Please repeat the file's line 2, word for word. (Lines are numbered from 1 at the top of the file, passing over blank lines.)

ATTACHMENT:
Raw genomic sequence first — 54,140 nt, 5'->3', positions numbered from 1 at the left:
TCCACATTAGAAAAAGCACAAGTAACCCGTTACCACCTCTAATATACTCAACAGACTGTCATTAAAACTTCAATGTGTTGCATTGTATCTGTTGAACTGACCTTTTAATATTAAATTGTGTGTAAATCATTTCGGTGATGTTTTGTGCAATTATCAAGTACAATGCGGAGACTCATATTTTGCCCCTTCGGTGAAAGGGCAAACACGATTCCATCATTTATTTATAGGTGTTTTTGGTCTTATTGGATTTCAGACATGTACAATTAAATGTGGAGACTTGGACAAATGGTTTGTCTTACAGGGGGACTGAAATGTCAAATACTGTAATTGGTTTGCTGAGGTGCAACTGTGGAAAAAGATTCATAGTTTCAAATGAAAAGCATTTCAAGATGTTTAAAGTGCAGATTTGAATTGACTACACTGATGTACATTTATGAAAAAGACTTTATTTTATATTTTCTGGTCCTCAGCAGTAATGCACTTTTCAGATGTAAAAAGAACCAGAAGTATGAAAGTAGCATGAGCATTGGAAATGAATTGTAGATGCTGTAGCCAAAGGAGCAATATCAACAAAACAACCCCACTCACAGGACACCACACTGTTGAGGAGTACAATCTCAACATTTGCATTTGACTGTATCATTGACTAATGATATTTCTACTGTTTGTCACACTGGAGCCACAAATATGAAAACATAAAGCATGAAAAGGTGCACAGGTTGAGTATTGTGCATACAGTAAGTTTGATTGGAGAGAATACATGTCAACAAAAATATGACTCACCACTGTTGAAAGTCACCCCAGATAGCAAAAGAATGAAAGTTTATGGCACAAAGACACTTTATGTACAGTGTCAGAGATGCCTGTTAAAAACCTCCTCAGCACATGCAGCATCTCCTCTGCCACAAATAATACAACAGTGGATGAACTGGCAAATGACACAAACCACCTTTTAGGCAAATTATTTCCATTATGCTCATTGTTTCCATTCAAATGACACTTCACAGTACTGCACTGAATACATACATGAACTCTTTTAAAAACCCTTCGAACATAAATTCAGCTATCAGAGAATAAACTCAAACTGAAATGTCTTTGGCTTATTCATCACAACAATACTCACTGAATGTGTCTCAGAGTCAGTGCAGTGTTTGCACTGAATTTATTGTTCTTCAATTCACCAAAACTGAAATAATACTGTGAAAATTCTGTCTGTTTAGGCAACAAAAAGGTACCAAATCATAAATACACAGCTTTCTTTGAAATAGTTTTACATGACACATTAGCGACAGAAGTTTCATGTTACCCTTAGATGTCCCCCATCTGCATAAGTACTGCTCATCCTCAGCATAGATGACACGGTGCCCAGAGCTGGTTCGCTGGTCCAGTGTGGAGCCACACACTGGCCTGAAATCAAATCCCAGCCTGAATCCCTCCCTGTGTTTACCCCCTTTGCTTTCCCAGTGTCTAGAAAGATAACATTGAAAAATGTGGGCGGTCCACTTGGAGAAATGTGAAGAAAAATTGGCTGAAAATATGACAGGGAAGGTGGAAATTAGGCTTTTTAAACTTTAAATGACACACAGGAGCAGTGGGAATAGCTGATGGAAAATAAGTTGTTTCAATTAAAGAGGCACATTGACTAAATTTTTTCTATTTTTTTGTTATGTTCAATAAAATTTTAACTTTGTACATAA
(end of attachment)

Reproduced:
TCCACATTAGAAAAAGCACAAGTAACCCGTTACCACCTCTAATATACTCAACAGACTGTCATTAAAACTTCAATGTGTTGCATTGTATCTGTTGAACTGACCTTTTAATATTAAATTGTGTGTAAATCATTTCGGTGATGTTTTGTGCAATTATCAAGTACAATGCGGAGACTCATATTTTGCCCCTTCGGTGAAAGGGCAAACACGATTCCATCATTTATTTATAGGTGTTTTTGGTCTTATTGGATTTCAGACATGTACAATTAAATGTGGAGACTTGGACAAATGGTTTGTCTTACAGGGGGACTGAAATGTCAAATACTGTAATTGGTTTGCTGAGGTGCAACTGTGGAAAAAGATTCATAGTTTCAAATGAAAAGCATTTCAAGATGTTTAAAGTGCAGATTTGAATTGACTACACTGATGTACATTTATGAAAAAGACTTTATTTTATATTTTCTGGTCCTCAGCAGTAATGCACTTTTCAGATGTAAAAAGAACCAGAAGTATGAAAGTAGCATGAGCATTGGAAATGAATTGTAGATGCTGTAGCCAAAGGAGCAATATCAACAAAACAACCCCACTCACAGGACACCACACTGTTGAGGAGTACAATCTCAACATTTGCATTTGACTGTATCATTGACTAATGATATTTCTACTGTTTGTCACACTGGAGCCACAAATATGAAAACATAAAGCATGAAAAGGTGCACAGGTTGAGTATTGTGCATACAGTAAGTTTGATTGGAGAGAATACATGTCAACAAAAATATGACTCACCACTGTTGAAAGTCACCCCAGATAGCAAAAGAATGAAAGTTTATGGCACAAAGACACTTTATGTACAGTGTCAGAGATGCCTGTTAAAAACCTCCTCAGCACATGCAGCATCTCCTCTGCCACAAATAATACAACAGTGGATGAACTGGCAAATGACACAAACCACCTTTTAGGCAAATTATTTCCATTATGCTCATTGTTTCCATTCAAATGACACTTCACAGTACTGCACTGAATACATACATGAACTCTTTTAAAAACCCTTCGAACATAAATTCAGCTATCAGAGAATAAACTCAAACTGAAATGTCTTTGGCTTATTCATCACAACAATACTCACTGAATGTGTCTCAGAGTCAGTGCAGTGTTTGCACTGAATTTATTGTTCTTCAATTCACCAAAACTGAAATAATACTGTGAAAATTCTGTCTGTTTAGGCAACAAAAAGGTACCAAATCATAAATACACAGCTTTCTTTGAAATAGTTTTACATGACACATTAGCGACAGAAGTTTCATGTTACCCTTAGATGTCCCCCATCTGCATAAGTACTGCTCATCCTCAGCATAGATGACACGGTGCCCAGAGCTGGTTCGCTGGTCCAGTGTGGAGCCACACACTGGCCTGAAATCAAATCCCAGCCTGAATCCCTCCCTGTGTTTACCCCCTTTGCTTTCCCAGTGTCTAGAAAGATAACATTGAAAAATGTGGGCGGTCCACTTGGAGAAATGTGAAGAAAAATTGGCTGAAAATATGACAGGGAAGGTGGAAATTAGGCTTTTTAAACTTTAAATGACACACAGGAGCAGTGGGAATAGCTGATGGAAAATAAGTTGTTTCAATTAAAGAGGCACATTGACTAAATTTTTTCTATTTTTTTGTTATGTTCAATAAAATTTTAACTTTGTACATAA